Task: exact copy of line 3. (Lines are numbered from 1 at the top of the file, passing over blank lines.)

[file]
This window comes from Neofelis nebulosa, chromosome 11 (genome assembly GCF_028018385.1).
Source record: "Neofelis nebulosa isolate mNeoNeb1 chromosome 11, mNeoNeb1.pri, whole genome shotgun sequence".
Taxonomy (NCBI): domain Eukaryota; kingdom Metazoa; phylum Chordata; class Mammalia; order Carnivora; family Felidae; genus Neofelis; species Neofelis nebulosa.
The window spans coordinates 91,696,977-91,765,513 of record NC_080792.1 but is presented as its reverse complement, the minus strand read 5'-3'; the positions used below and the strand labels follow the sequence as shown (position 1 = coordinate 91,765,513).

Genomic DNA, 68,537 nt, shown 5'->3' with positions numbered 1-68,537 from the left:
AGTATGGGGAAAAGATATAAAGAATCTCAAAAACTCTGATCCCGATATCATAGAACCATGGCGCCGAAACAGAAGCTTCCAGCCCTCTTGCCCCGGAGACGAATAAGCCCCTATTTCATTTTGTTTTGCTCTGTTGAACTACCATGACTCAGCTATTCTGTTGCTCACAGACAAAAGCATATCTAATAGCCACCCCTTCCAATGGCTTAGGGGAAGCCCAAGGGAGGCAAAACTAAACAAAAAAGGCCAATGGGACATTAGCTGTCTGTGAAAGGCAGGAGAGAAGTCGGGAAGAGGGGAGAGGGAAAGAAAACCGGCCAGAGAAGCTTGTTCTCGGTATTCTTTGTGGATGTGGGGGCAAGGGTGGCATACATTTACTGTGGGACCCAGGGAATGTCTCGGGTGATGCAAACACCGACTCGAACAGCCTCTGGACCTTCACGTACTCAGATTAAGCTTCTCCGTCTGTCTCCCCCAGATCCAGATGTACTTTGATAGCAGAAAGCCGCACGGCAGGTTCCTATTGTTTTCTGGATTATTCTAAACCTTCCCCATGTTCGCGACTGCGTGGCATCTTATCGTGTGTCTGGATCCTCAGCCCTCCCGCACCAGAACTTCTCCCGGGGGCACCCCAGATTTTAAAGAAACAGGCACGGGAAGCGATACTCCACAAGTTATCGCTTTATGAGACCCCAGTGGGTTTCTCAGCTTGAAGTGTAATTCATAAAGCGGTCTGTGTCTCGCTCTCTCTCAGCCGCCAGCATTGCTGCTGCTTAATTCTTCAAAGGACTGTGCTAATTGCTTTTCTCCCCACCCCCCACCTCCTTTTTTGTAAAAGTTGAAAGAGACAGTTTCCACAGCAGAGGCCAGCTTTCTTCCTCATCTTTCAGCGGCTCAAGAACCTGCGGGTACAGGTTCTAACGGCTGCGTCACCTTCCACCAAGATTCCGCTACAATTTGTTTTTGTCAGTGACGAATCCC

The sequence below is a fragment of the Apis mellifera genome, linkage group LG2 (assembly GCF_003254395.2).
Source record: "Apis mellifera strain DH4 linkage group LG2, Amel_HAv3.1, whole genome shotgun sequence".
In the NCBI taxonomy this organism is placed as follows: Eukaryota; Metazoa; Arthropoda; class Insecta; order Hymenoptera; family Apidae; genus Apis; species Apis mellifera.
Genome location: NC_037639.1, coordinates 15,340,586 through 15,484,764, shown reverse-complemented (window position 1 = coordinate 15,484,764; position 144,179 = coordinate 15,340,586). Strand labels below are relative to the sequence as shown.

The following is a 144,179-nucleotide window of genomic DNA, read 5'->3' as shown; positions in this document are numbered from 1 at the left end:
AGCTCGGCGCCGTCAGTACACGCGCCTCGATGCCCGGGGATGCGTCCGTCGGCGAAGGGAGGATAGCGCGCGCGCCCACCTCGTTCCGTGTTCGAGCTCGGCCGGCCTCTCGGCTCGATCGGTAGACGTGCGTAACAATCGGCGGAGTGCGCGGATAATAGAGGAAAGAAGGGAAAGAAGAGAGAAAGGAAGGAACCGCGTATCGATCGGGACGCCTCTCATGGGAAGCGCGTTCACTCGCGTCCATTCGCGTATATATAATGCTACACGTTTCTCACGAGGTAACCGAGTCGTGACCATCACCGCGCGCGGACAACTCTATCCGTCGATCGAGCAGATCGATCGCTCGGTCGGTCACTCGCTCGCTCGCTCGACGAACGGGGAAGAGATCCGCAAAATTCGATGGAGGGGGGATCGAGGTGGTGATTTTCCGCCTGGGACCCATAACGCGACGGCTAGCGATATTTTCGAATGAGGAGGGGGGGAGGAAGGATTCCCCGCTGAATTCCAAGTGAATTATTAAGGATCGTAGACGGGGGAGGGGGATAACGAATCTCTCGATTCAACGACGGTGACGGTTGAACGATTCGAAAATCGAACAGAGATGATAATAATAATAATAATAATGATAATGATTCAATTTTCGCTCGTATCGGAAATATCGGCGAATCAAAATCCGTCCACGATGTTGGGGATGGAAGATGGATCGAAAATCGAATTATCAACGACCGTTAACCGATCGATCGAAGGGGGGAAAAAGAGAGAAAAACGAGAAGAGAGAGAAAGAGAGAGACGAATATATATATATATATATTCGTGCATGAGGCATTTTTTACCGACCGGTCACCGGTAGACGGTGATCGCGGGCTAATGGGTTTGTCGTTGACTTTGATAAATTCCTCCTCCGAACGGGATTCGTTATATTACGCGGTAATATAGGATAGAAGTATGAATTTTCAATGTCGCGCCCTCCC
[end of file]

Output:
Taxonomy (NCBI): domain Eukaryota; kingdom Metazoa; phylum Chordata; class Mammalia; order Carnivora; family Felidae; genus Neofelis; species Neofelis nebulosa.